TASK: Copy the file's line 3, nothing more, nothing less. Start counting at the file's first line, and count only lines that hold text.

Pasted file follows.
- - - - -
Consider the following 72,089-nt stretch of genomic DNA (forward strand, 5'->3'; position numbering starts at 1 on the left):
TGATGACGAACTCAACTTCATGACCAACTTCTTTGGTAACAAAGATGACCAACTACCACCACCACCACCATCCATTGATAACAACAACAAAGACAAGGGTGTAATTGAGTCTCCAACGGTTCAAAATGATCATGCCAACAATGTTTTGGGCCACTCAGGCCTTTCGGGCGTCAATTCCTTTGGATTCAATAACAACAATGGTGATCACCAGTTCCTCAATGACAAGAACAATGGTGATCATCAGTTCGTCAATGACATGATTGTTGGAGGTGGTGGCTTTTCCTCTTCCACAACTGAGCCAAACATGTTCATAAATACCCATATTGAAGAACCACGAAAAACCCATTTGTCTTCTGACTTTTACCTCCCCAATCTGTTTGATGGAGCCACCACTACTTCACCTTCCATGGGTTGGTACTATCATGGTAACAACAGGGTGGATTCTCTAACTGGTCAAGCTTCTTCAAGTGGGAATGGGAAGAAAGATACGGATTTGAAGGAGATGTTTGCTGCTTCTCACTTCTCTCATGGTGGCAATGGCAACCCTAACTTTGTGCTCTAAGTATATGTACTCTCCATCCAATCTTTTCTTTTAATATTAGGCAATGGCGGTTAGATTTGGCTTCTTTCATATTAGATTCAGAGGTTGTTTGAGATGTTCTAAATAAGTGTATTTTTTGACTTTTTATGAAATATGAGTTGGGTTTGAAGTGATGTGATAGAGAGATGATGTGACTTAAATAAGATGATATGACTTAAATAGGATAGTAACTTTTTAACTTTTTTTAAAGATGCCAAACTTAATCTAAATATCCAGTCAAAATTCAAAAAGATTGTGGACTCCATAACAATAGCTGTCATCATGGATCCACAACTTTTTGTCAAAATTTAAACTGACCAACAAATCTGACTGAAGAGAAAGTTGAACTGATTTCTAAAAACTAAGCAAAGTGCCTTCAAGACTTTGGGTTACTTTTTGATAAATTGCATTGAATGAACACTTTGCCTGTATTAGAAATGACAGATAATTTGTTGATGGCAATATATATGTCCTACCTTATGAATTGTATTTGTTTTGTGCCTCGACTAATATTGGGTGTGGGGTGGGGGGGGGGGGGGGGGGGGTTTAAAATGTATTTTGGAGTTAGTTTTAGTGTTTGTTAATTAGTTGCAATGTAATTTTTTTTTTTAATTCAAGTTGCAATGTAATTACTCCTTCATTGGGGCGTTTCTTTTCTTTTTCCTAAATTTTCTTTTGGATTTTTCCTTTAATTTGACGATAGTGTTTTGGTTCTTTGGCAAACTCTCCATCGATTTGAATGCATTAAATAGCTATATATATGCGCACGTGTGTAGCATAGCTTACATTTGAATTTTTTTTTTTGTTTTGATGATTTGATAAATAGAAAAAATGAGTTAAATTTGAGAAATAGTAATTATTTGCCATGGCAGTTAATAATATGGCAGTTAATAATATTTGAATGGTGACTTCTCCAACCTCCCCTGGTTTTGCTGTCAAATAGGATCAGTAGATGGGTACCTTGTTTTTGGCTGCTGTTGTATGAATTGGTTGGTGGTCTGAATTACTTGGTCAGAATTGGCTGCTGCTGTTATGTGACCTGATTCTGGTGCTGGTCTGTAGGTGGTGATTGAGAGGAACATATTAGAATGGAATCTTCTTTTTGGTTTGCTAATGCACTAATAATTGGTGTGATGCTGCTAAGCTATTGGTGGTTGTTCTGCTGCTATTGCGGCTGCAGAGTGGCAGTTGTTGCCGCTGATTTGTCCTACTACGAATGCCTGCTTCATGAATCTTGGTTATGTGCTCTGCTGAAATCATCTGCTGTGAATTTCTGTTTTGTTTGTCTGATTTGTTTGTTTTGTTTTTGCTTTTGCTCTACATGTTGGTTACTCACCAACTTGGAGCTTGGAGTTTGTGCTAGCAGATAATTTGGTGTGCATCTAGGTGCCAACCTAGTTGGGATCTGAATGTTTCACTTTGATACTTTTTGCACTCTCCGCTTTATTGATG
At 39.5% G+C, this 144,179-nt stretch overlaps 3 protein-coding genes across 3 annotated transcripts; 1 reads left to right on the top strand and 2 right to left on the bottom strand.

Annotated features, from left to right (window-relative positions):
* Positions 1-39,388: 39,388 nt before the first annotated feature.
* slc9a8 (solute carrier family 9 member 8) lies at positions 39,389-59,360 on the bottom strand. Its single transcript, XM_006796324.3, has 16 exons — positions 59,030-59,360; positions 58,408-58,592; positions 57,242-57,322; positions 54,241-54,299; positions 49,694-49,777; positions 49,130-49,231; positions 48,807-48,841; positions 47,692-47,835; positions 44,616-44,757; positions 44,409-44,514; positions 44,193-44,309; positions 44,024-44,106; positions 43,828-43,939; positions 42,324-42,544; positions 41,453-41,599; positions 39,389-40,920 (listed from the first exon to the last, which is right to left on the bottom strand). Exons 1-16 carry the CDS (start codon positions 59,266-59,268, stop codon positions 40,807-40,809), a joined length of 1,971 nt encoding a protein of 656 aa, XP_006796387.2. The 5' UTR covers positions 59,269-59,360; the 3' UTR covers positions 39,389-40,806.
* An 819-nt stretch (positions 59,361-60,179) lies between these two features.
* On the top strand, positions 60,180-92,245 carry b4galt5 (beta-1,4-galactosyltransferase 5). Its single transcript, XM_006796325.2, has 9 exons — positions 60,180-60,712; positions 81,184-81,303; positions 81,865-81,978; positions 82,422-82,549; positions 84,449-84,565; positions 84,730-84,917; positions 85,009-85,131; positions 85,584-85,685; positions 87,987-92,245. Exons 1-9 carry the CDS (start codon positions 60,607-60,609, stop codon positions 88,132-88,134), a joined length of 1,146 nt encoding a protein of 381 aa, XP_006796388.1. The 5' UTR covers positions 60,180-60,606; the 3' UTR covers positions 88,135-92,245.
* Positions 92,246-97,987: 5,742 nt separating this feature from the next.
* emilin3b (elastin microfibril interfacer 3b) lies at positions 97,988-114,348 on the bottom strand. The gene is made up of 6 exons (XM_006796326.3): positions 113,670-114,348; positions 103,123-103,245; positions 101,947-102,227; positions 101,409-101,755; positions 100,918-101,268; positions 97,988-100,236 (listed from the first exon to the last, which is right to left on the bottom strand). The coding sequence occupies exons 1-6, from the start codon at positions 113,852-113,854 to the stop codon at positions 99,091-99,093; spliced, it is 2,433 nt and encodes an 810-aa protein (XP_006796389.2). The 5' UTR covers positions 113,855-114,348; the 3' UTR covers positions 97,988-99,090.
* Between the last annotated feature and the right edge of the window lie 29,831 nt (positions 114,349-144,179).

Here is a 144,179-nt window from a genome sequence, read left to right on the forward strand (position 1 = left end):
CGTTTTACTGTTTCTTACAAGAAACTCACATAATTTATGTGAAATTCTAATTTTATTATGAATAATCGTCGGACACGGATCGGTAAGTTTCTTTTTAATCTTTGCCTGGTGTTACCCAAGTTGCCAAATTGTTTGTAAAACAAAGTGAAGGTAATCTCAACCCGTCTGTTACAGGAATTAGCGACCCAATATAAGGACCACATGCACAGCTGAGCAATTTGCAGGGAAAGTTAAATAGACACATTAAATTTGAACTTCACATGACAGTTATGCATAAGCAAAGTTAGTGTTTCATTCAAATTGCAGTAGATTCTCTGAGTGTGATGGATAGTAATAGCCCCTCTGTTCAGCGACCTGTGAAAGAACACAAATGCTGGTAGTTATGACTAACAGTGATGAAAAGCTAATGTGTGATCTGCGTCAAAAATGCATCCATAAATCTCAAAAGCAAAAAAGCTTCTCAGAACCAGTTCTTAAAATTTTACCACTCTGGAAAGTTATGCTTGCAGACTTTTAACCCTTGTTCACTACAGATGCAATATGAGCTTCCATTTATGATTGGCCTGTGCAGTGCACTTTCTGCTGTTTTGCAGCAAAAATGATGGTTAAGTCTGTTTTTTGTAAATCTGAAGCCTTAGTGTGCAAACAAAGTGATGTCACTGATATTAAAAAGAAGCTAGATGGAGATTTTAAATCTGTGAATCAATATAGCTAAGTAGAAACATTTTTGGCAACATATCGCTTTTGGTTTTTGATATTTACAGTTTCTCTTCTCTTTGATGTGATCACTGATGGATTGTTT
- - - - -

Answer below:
At 39.5% G+C, this 144,179-nt stretch overlaps 3 protein-coding genes across 3 annotated transcripts; 1 reads left to right on the top strand and 2 right to left on the bottom strand.